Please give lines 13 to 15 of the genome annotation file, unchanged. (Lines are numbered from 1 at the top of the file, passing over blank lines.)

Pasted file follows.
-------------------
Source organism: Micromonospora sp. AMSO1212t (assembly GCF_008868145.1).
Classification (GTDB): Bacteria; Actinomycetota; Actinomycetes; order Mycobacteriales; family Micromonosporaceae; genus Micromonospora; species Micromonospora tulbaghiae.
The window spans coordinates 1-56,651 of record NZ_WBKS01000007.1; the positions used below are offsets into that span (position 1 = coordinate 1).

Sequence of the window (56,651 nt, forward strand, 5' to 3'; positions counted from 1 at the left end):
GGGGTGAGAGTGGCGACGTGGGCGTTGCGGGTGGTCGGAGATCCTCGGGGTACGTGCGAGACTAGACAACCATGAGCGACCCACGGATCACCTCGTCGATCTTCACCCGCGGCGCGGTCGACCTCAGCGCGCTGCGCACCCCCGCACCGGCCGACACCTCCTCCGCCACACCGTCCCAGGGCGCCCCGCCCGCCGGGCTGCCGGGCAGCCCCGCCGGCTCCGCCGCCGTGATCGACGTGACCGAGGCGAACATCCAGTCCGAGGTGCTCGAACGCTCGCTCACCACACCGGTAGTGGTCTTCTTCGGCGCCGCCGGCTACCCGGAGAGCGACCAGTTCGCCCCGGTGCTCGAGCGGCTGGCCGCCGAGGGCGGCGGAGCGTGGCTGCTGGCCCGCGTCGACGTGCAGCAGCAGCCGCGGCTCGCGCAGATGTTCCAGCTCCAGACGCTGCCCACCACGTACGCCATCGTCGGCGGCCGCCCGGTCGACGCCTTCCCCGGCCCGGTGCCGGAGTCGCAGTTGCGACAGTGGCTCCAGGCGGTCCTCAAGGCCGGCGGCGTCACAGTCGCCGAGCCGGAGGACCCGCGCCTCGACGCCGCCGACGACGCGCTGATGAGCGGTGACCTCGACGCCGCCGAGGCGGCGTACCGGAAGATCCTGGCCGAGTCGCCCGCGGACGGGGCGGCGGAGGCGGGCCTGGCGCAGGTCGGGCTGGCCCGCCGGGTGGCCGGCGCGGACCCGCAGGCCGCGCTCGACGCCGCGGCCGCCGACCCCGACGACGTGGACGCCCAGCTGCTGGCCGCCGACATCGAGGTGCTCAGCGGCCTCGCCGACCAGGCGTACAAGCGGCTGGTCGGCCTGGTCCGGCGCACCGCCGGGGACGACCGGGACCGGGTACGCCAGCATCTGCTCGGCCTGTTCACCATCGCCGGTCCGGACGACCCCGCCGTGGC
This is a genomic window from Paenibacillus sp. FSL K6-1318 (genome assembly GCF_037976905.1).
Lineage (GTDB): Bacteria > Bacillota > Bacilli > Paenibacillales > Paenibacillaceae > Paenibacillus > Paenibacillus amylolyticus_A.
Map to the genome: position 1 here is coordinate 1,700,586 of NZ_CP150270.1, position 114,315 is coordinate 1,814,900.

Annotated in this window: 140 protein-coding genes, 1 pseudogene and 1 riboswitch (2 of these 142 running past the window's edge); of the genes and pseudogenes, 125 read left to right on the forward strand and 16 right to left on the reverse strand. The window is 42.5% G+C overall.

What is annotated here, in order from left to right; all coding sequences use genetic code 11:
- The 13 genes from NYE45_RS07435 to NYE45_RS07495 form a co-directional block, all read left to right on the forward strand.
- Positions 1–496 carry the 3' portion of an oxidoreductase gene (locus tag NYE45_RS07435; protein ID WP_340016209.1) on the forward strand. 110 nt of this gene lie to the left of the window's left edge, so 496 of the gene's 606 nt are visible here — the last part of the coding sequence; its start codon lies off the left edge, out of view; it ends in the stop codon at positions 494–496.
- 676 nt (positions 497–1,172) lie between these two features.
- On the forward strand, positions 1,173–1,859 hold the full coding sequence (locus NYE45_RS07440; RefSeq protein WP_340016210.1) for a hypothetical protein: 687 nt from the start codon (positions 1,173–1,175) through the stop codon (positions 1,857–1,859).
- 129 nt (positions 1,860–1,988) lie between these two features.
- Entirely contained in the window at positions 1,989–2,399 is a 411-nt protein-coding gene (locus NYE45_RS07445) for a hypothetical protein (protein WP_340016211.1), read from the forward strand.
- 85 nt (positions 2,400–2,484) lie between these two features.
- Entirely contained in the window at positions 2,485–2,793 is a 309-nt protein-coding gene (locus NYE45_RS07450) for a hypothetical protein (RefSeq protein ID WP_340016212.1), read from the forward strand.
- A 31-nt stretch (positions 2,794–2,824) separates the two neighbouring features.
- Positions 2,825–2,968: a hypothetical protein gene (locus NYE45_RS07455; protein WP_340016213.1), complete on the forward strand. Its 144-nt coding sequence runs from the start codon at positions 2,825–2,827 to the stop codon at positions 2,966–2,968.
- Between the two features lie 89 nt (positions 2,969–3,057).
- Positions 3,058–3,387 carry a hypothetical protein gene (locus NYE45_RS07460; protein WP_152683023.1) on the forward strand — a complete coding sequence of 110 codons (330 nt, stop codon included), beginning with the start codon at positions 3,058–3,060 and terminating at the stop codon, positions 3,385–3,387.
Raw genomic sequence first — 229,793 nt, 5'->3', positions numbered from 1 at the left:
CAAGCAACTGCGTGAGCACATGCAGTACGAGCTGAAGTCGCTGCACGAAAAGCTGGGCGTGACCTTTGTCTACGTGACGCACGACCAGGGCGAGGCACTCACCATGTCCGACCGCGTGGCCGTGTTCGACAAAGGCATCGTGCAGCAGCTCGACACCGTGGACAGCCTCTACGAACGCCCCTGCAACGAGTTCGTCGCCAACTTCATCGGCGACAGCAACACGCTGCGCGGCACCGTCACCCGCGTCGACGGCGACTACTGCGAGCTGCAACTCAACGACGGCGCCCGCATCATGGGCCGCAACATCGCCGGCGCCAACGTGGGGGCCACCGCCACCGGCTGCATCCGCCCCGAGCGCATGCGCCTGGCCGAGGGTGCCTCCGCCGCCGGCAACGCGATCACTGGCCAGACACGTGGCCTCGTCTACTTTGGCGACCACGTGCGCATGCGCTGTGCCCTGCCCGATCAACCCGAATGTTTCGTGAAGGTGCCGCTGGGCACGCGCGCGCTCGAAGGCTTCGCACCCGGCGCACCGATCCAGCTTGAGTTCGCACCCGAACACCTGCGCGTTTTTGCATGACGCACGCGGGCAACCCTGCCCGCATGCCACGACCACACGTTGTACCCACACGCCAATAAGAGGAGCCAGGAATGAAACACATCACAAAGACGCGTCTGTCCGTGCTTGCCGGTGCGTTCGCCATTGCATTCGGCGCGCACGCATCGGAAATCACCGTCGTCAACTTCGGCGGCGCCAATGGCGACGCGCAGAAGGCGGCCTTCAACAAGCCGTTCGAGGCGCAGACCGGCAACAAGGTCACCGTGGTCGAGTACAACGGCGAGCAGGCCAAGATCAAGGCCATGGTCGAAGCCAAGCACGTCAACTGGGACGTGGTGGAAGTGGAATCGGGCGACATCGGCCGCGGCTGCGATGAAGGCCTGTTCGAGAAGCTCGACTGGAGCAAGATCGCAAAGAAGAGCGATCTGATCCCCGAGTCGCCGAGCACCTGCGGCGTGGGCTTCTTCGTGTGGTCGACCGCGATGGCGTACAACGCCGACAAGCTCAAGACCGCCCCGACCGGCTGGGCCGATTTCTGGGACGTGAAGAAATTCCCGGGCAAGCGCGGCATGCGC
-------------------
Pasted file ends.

- 676 nt (positions 497–1,172) lie between these two features.
- On the forward strand, positions 1,173–1,859 hold the full coding sequence (locus NYE45_RS07440; RefSeq protein WP_340016210.1) for a hypothetical protein: 687 nt from the start codon (positions 1,173–1,175) through the stop codon (positions 1,857–1,859).
- 129 nt (positions 1,860–1,988) lie between these two features.